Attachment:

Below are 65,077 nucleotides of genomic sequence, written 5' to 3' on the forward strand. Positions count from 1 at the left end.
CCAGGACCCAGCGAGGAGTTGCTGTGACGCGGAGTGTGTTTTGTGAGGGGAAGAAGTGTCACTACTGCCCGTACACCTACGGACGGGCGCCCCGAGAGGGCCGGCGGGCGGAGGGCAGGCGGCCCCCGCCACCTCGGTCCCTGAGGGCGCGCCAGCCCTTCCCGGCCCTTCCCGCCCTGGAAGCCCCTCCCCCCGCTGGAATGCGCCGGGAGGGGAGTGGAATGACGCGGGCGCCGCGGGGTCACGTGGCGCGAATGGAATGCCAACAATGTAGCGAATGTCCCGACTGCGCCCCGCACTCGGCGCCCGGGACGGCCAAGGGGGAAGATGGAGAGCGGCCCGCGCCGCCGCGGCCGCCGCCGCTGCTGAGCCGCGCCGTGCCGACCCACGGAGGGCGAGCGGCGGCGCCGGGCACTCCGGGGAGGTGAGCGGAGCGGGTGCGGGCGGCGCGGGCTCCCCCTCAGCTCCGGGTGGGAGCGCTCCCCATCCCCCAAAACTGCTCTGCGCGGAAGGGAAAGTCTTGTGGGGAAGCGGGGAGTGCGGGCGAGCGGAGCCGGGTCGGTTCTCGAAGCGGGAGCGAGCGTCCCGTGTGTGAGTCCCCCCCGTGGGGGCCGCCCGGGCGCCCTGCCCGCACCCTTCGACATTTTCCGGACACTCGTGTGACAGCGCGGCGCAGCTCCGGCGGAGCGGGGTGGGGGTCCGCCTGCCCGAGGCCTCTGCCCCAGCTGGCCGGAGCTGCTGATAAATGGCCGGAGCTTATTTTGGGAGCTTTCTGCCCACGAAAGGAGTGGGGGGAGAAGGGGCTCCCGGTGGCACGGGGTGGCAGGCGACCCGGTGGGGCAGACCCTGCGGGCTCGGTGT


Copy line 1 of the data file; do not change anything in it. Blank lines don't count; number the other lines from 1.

Below are 65,077 nucleotides of genomic sequence, written 5' to 3' on the forward strand. Positions count from 1 at the left end.